October 20, 2020

All About Dabs: The Comprehensive Guide To Cannabis Concentrates

October 20, 2020
Picture of a marijuana or cannabis dab rig used to smoke vaporized weed dabs.

Dabs are a many-splendored thing. They are the gateway to a pure high, not merely for the impatient, but also for the sophisticated connoisseur who doesn’t want anything getting between them and their most-favored THC. Bear in mind, though, that as they are incredibly concentrated, they do have the potential for unwanted side effects: you may want to start your dabbing by micro-dabbing: using tiny amounts and dialing it in until you reach the high you’re looking for.

Water Hash

Water hash is named for the fact that it uses water or ice rather than a chemical solvent to get the concentrate you crave. In contrast with some more allegedly sophisticated dabs, it is literally created using a filtered bucket with some ice water. Real pros go through the process more than once to ensure maximum THC filtration. The final result looks crystalized, like grains of quinoa, and is of course extremely potent. It should be stored in a cool place, which is good advice for most dabs. Fully liquid or oil hash is what you’re aiming at with the ice bucket process, and is considered a “five star” or, occasionally, “six star” hash. The more plant matter remaining, the lower the quality, with the chunkiest result being mostly used in the production of edibles. Hardly useless, mind, but not the perfect dab you’re looking for.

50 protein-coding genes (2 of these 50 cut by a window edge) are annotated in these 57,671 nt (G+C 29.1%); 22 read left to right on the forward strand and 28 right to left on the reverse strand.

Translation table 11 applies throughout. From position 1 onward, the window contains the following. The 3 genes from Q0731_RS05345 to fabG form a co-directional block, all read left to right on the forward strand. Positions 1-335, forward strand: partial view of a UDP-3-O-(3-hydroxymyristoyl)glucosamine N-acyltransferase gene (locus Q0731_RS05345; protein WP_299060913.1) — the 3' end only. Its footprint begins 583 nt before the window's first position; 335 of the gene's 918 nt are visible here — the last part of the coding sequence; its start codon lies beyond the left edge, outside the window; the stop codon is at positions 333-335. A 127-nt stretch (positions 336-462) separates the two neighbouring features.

Shatter

You’ll recognize shatter by its rich amber-like color and resin-like texture. It’ll almost look like a smallish stack of dab glass, albeit red and cloudy rather than translucent. It’ll typically have a bunch of bubbles, which add to its fossil-trapped-in -amber appearance. Shatter is also produced using butane, but the end result is a solid instead of an oil or liquid. 

Shatter’s advantage over other dabs comes with its relative stability. You get the same massive, concentrated high that you get from other dabs, but after a quick burst or two of inhalation that minimizes the smoke damage to the lungs. Shatter tends to last longer than other dabs, too. You do need to take care to have the tools to break off the small pieces ofShatter for your dabs, however, as the hard resin shape can be difficult to work with. If the Shatter has a stretchy, taffy-like consistency, you have ended up with Pull-and-Snap, which is functionally the same but a bit wonky to make use of. Finally, if you don’t let Shatter fully dry after you produce it, you get Sugar, which looks vaguely like it came out of a slurpee machine. The main difference is there is the semi-liquid consistency. 

Wax

We’ll make this easy for you. Wax is the same as Shatter, but for one important thing: its physical form. Wax looks like crumbly, chalky, well….actual earwax-looking appearance. It’s a little easier to produce and easier to actually dab, which makes it more popular than Shatter among certain clientele, but it does lack the solidity and beauty of the former. You’ll want a rig to actually dab this, as like Shatter, it’s solid nature makes it difficult to inhale using a mere joint. You need the proper apparatus!

Sometimes called butane hash oil (BTO), wax dabs look distinctly like their namesake, but they may also appear to have a texture similar to honey. Its mid-level consistency makes it a favorite in the dab scene. Wax is very easy to work with, and runs few risk of embarrassingly falling apart at the moment of truth. The butane part of the name is due to the use of the solvent to create the substance, the Wax is what remains after butane application. Wax is beloved for its enormously high THC concentration: one hit can equal over a dozen lesser joints. 

Budder

Looks like something you’ll smear opposite the jelly side of your PBJ, and has a similar consistency to Jiff Creamy. Budder doesn’t really have any unusual chemical properties, but is easy to work with and smear on a nail, and there is real value in that!